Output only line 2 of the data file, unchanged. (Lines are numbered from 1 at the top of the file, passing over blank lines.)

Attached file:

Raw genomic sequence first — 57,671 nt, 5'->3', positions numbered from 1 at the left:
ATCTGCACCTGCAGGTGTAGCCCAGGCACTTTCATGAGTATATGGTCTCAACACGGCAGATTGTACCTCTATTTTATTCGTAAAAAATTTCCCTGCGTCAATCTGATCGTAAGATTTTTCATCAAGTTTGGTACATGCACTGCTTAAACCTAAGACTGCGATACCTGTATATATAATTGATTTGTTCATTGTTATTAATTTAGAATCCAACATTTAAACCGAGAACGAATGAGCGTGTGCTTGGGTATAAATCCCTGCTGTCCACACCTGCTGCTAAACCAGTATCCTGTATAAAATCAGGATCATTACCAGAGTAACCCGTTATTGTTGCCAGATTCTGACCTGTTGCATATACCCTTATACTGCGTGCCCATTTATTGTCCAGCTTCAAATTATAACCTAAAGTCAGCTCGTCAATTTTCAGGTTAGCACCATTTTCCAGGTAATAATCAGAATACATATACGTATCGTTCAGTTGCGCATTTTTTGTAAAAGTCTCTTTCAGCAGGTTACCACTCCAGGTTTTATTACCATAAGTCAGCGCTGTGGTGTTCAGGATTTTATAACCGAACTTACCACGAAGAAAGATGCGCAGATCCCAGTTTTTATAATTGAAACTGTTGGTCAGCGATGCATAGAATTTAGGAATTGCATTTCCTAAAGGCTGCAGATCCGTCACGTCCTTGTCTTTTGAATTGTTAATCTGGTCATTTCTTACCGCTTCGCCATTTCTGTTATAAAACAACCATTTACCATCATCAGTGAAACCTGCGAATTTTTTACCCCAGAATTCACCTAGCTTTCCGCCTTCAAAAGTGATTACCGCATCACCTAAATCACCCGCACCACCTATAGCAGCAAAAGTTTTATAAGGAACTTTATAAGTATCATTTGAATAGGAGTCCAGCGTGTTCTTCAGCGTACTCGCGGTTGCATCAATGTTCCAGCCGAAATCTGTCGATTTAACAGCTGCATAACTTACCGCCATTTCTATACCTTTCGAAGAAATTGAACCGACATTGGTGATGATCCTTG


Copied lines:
ATCTGCACCTGCAGGTGTAGCCCAGGCACTTTCATGAGTATATGGTCTCAACACGGCAGATTGTACCTCTATTTTATTCGTAAAAAATTTCCCTGCGTCAATCTGATCGTAAGATTTTTCATCAAGTTTGGTACATGCACTGCTTAAACCTAAGACTGCGATACCTGTATATATAATTGATTTGTTCATTGTTATTAATTTAGAATCCAACATTTAAACCGAGAACGAATGAGCGTGTGCTTGGGTATAAATCCCTGCTGTCCACACCTGCTGCTAAACCAGTATCCTGTATAAAATCAGGATCATTACCAGAGTAACCCGTTATTGTTGCCAGATTCTGACCTGTTGCATATACCCTTATACTGCGTGCCCATTTATTGTCCAGCTTCAAATTATAACCTAAAGTCAGCTCGTCAATTTTCAGGTTAGCACCATTTTCCAGGTAATAATCAGAATACATATACGTATCGTTCAGTTGCGCATTTTTTGTAAAAGTCTCTTTCAGCAGGTTACCACTCCAGGTTTTATTACCATAAGTCAGCGCTGTGGTGTTCAGGATTTTATAACCGAACTTACCACGAAGAAAGATGCGCAGATCCCAGTTTTTATAATTGAAACTGTTGGTCAGCGATGCATAGAATTTAGGAATTGCATTTCCTAAAGGCTGCAGATCCGTCACGTCCTTGTCTTTTGAATTGTTAATCTGGTCATTTCTTACCGCTTCGCCATTTCTGTTATAAAACAACCATTTACCATCATCAGTGAAACCTGCGAATTTTTTACCCCAGAATTCACCTAGCTTTCCGCCTTCAAAAGTGATTACCGCATCACCTAAATCACCCGCACCACCTATAGCAGCAAAAGTTTTATAAGGAACTTTATAAGTATCATTTGAATAGGAGTCCAGCGTGTTCTTCAGCGTACTCGCGGTTGCATCAATGTTCCAGCCGAAATCTGTCGATTTAACAGCTGCATAACTTACCGCCATTTCTATACCTTTCGAAGAAATTGAACCGACATTGGTGATGATCCTTG